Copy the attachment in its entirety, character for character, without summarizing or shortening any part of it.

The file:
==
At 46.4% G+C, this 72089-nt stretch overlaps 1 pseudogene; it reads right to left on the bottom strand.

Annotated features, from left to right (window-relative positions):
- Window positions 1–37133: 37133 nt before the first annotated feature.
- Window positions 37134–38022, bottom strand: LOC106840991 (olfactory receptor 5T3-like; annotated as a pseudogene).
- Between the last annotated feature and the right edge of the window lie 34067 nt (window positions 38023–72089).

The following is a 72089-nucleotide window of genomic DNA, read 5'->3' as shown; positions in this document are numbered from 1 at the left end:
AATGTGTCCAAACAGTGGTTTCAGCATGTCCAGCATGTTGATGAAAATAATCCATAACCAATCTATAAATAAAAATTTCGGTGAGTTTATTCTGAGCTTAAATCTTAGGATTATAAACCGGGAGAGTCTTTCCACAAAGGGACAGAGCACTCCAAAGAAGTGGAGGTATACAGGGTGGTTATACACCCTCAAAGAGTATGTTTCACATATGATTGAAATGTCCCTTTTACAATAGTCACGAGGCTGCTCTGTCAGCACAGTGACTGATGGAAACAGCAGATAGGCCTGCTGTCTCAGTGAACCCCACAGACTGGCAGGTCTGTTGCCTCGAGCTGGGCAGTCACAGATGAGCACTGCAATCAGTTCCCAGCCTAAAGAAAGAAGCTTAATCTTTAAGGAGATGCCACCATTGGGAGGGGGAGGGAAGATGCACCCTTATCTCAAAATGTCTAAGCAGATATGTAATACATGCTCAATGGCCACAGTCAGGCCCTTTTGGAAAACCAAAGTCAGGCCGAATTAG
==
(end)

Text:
At 46.4% G+C, this 72089-nt stretch overlaps 1 pseudogene; it reads right to left on the bottom strand.

Annotated features, from left to right (window-relative positions):
- Window positions 1–37133: 37133 nt before the first annotated feature.
- Window positions 37134–38022, bottom strand: LOC106840991 (olfactory receptor 5T3-like; annotated as a pseudogene).
- Between the last annotated feature and the right edge of the window lie 34067 nt (window positions 38023–72089).

The following is a 72089-nucleotide window of genomic DNA, read 5'->3' as shown; positions in this document are numbered from 1 at the left end:
AATGTGTCCAAACAGTGGTTTCAGCATGTCCAGCATGTTGATGAAAATAATCCATAACCAATCTATAAATAAAAATTTCGGTGAGTTTATTCTGAGCTTAAATCTTAGGATTATAAACCGGGAGAGTCTTTCCACAAAGGGACAGAGCACTCCAAAGAAGTGGAGGTATACAGGGTGGTTATACACCCTCAAAGAGTATGTTTCACATATGATTGAAATGTCCCTTTTACAATAGTCACGAGGCTGCTCTGTCAGCACAGTGACTGATGGAAACAGCAGATAGGCCTGCTGTCTCAGTGAACCCCACAGACTGGCAGGTCTGTTGCCTCGAGCTGGGCAGTCACAGATGAGCACTGCAATCAGTTCCCAGCCTAAAGAAAGAAGCTTAATCTTTAAGGAGATGCCACCATTGGGAGGGGGAGGGAAGATGCACCCTTATCTCAAAATGTCTAAGCAGATATGTAATACATGCTCAATGGCCACAGTCAGGCCCTTTTGGAAAACCAAAGTCAGGCCGAATTAG